When a Dog Won’t Let Go

If a dog grabs your favorite belt or shoe, sees it as a chew toy and won’t let go, it’s a game to him. We usually laugh and distract the dog long enough to get back our item. If our team member or manager just won’t let go of an issue and is hard headed and belligerent, we don’t give an inch. Our reputation is at stake or at the very least we know the other person is completely wrong (as is the dog) and we stand firm; no one gets away with faulty thinking when they are so obviously mistaken.

Why not step back, get our egos out of the way and realize that most issues are no longer “either or” but “either, or, and.” Let’s use the “and” in order to realize there is always a third alternative and a smarter approach. This is not to say we give in on tough issues or let problems slide; however, coming from a perspective of understanding helps us be more effective in offering feedback, correcting mistakes and finding smarter collaborative solutions.

Kindness cannot be overrated, yet it seems to be something we often reserve for animals and close friends, not for those everyday folks who annoy us. Wouldn’t it be great if we could decide to treat everyone we meet today with the same kindness and tolerance that most of us give generously to animals in our lives? What a difference it could make!

When a Dog Chews

If a dog chews up items or does damages, it’s often from frustration, uncertainty or confusion. We want to stop the behavior but at the same time we realize there’s usually something else going on. Is there anxiety in being alone, is there boredom, fear or something we’ve yet to diagnose? We take the time to get to the root of the problem and find a suitable solution.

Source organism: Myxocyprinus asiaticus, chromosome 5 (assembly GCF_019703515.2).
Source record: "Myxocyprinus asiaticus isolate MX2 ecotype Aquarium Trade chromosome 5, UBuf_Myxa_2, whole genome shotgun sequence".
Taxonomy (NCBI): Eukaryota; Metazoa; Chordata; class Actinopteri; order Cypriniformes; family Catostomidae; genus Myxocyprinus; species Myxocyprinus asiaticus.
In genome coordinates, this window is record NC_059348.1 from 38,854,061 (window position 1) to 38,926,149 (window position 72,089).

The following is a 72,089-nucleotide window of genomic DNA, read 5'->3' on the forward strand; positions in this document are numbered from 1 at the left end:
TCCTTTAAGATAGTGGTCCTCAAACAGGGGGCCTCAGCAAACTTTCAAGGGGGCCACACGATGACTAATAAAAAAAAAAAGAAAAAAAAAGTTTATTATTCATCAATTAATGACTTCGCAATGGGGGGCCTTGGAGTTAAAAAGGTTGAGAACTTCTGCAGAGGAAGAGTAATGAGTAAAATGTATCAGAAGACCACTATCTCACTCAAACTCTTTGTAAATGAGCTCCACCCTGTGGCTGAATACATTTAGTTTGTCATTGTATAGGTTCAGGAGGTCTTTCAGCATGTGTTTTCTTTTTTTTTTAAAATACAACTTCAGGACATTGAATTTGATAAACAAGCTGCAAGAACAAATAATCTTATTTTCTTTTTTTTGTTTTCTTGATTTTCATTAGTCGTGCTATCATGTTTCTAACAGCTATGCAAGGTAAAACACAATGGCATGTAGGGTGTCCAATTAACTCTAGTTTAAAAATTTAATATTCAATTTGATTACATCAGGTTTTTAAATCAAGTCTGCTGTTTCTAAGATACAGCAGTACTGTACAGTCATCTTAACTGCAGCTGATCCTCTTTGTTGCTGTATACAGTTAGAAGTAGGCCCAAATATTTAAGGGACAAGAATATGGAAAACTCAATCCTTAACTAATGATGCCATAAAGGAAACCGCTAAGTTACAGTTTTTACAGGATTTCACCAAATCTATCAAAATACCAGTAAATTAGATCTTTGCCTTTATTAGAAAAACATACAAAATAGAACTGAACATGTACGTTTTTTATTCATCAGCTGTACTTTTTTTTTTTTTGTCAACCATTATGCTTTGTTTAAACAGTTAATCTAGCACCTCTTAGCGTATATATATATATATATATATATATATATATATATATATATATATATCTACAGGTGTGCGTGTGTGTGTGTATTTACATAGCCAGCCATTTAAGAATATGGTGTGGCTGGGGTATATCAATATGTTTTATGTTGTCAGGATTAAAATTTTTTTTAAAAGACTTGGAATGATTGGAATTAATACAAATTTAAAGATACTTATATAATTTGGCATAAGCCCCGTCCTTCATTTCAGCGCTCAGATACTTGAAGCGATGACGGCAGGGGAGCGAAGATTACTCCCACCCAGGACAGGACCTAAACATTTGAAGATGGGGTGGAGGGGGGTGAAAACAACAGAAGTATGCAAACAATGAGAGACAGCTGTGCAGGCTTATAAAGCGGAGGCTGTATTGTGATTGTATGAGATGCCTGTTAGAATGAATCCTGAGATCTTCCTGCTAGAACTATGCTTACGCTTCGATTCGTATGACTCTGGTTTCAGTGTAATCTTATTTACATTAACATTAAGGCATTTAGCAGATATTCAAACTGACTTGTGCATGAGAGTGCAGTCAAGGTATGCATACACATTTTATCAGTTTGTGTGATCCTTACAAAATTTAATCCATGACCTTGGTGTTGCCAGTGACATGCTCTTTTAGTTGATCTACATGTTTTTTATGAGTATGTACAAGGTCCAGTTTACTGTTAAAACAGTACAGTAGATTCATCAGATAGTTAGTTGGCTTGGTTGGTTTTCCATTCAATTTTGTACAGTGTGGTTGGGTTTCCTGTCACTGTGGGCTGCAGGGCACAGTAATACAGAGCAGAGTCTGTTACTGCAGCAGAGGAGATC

You guessed it, when our fellow humans mess up we immediately place blame; he was irresponsible or didn’t think the project through or was just plain rude. Sometimes we even say we’ve been predicting that would happen for a long time; we’re not surprised. Our biases run the gamut, depending on the age, culture and our relationship to the person, but we can almost always find rationale with why this person has clearly acted irresponsibly or unprofessionally.

Remember there are always multiple stories, and one person’s version or belief is different from the next. Let’s look at the other person’s story before we rush to judgment; it saves many hours of frustration and helps us reach resolution much sooner.  We were all raised so differently that what seems so easy and logical to us might be an enormous challenge to someone else. Our willingness to go “5 Why’s Deep” to get to the real answer can provide invaluable opportunities to help others while solving the right problem.

When a Dog Repeats Bad Behavior